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“Think Outside the Nidifice”: Endangered Words & How to Save Them

Written By: Usree Bhattacharya on November 2, 2010 6 Comments

Ever been inconsolably distraught that no single word in English describes the condition of “being without eyebrows”? Say, when you were preparing to make an argument about whether your dog has them (i.e., eyebrows) or not, for a major televised debate? How happy would you have been to learn that there actually exists such a word, or rather, existed such a word: “epalpebrate“? Or maybe at some point in your life, you wanted to characterize something as being “small and cup-like in its shape,” without having to resort to such a cumbersome superabundance of words. Perhaps you once needed to describe cow’s ears to someone who’d never seen them. “They are shaped like little cups” just sounds forced, right, and awkward? Well, fret no more-if you find should find yourself in that situation (again), you can describe the ears as being “pocilliform.” (What a snazzy, compact little word, eh?)

Or maybe, once upon a time, you chPicture 3anced upon a mule that was extremely sick, writhing in agony, in its final death throes. As you beheld the tragic sight, you mused, what sort of a vet specializes in the medical care of mules? A “mulomedic” vet! (What a treat of a word, no?-but alas!-a word that is also in its final death throes.)

Or, perhaps, there was a time when you were reading a historical text that was less than riveting, and the historian, you felt, came across as a “contemptible, inferior scholar”; and you ached-verily ached!-for the one word that would precisely describe him/her. WELL, there’s a word for the subpar historian: “historiaster“!(How indeed could this word come so close to being lost?)

Or perhaps, you’ve wondered-wandering around the aisles of Ikea? Home Depot?-why on EARTH there wasn’t one word that encapsulated the phrase, “pertaining to furniture.” Shockingly, there IS such a word: behold the inexplicably obsolete “supellectile.” Or maybe, just maybe, you were once trapped in the middle of a loooong row at a jam-packed lecture, delivered (without a break) for three hours, by the most singularly yawnsome person since the dawn of humankind. And perhaps, in your tortured state, you asked yourself, why oh WHY is there not a word that describes “the behavior of a boring person”? For the presence of such a word might have-in its compactness-revived you? Well, “boreism.” Existed. (How that fell out of favor, where plenty of far less useful terms survive-as a round of Scrabble with my husband always reminds me-is an enduring mystery.)

And last but not least, perhaps you’ve wondered-on sleepless nights when an endless trail of sluggish sheep leap ad infinitum over jumpworthy fences, and to no avail-why there wasn’t a word that describes the “killing of modern people”? A word that described that-well, it couldn’t possibly have gone out of circulation if it ever existed, right? RIGHT? Well, actually, it did. Impossibly, utterly impossibly, “modernicide,”a word that must have once held such “definitive” promise (along with uglyography and others), is…obsolete. [Side note: On the subject of homicidal vocabulary, as a teacher, I’m just fine with doing away with magistricide.]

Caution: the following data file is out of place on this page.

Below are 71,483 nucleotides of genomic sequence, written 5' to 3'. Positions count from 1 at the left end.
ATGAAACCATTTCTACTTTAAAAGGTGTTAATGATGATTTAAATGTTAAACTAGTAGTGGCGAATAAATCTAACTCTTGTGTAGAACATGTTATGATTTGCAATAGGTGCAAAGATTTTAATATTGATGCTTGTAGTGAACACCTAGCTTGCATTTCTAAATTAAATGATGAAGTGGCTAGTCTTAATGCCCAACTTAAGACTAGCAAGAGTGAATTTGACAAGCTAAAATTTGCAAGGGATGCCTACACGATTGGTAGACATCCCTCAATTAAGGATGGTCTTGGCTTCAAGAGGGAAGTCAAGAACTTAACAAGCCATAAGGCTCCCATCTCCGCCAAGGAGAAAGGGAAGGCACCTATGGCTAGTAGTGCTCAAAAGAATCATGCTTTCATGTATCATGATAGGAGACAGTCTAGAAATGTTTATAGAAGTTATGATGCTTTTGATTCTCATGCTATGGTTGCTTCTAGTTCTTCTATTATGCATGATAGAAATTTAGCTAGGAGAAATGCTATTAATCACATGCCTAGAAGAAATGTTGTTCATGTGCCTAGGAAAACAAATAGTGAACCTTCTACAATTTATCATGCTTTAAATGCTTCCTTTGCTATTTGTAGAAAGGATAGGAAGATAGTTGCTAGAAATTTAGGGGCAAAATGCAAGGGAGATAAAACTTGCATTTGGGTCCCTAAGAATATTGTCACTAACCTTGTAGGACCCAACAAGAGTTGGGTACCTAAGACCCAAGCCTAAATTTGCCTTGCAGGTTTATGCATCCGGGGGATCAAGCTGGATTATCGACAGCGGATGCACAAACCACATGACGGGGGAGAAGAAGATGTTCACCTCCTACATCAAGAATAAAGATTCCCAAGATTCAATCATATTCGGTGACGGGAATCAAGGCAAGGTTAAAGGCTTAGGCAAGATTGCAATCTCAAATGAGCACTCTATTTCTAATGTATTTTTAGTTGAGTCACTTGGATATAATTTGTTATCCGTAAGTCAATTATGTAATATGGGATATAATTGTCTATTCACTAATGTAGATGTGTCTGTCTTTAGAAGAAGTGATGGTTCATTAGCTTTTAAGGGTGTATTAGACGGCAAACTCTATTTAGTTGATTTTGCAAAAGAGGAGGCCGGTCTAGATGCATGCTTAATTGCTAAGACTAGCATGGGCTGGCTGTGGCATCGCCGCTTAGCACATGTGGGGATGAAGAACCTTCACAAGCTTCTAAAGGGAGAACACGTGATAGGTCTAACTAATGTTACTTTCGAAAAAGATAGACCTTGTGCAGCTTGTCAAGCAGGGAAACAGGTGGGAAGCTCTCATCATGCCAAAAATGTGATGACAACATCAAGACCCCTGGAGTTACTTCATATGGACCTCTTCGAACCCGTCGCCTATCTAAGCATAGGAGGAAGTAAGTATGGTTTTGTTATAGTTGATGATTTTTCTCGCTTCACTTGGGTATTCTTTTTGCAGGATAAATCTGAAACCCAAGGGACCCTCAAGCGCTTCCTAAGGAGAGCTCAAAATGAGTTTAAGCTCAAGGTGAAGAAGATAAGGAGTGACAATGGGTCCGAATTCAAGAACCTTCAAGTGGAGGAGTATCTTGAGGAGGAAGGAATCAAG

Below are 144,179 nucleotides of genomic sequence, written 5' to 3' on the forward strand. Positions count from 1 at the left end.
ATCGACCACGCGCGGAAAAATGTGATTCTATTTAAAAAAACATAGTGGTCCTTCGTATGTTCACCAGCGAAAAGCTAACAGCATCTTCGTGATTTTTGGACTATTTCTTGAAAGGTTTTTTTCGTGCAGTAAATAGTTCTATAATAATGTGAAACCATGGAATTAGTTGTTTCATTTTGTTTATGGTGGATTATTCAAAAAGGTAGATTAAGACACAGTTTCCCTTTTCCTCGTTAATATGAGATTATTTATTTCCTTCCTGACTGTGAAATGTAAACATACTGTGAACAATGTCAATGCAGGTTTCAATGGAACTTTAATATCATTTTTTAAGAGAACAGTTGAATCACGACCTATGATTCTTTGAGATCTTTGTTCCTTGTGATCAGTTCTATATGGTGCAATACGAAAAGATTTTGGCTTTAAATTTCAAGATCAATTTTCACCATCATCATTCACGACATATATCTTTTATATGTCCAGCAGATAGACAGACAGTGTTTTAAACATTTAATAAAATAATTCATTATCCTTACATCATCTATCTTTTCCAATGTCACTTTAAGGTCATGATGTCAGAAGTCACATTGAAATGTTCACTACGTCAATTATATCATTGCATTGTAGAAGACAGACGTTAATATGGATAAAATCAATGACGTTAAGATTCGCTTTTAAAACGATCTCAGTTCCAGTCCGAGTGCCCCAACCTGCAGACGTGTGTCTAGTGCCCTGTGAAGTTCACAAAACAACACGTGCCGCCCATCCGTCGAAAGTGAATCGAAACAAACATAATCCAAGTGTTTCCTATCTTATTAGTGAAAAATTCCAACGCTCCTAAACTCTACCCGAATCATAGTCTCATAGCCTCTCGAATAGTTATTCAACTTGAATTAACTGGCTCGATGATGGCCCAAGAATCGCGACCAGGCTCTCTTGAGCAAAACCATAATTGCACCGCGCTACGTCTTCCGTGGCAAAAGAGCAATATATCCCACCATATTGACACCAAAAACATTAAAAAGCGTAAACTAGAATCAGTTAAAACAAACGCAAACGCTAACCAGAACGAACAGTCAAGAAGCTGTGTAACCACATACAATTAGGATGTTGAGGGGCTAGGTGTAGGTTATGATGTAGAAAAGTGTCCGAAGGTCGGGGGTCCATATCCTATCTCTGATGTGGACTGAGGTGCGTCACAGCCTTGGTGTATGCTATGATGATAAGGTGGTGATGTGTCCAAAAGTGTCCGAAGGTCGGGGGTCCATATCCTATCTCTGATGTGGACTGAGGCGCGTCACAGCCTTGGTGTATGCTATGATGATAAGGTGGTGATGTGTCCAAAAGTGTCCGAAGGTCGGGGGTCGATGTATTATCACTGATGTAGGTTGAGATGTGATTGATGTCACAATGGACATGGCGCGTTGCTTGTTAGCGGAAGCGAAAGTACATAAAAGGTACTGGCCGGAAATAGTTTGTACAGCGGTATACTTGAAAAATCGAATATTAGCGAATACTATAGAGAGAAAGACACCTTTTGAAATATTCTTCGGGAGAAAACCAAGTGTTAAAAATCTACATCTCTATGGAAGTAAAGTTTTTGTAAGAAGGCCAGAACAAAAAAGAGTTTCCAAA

So now, if any of this rings a bell, or you’re the supercurious sort, or just a sucker for literary causes: head over to the Oxford English Dictionary (O.E.D.), which has unveiled a fascinating program to salvage forgotten/endangered words that are either obsolete, or very close to being so. It’s called, rather transparently, “Save the Words.” Move your cursor over the collage of words-see if you can resist the urgent pleas of “Yo, pick me!” “Yes, yes, me!” “Choose me!” “Me!” As you click on the word, you get to see the definition, and it asks you if you want to adopt the word-a word that unfortunately stands marginalized, forgotten, or, in the O.E.D.’s poignant phrasing, “unloved and unwanted.” Another interesting aspect of the O.E.D.’s program is that it also offers suggestions to “Spread the [Obsolete] Word.” For example, it recommends you try out the phrase “think outside the nidifice” at the next “bored-room” meeting. Or why not show your lifelong commitment to inking lost words, with a menacing “tremefy” tattoo on your arm? Or you could simply confound thousands at a time by hiring someone to sky-write “sigilism” (People would wonder, as the O.E.D. points out, is the pilot drunk? A poor speller?). And, if you’ve got a word that might be on its last legs, send it along to the good folks via email. They’ll find it a foster home.

Go, go, save a word from obscurity. You have nothing to lose-except a word.

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6 Responses to ““Think Outside the Nidifice”: Endangered Words & How to Save Them”

  1. Youki on: 2 November 2010 at 1:04 pm

    I think I’ll adopt “panchymagogue” – n. medicine purging body fluids from the body.

    I feel so sick right now I need a blood transfusion, but for all my body fluids. Maybe some panchymagogue would help.

    p.s. that word wall is cool.

    Usree Bhattacharya Reply:

    Love it-very cool! I still haven’t picked mine…there are too many I want to save!

  2. daveski on: 3 November 2010 at 8:50 am

    I wonder what the future holds for “ambilingual”? http://bibliotecavirtualut.suagm.edu/Glossa2/index.html

    Usree Bhattacharya Reply:

    Probably the same fate that holds for “print” journals, alas.

  3. Paul Vojta on: 3 November 2010 at 10:42 am

    Not to be a fidfad, but is that nedifice, or nidifice? The OED only contains the latter (and ditto for the site phrontistery.info). Let’s keep “orthography” off of the list, shall we?

    Usree Bhattacharya Reply:

    Thanks, just corrected it. 🙂

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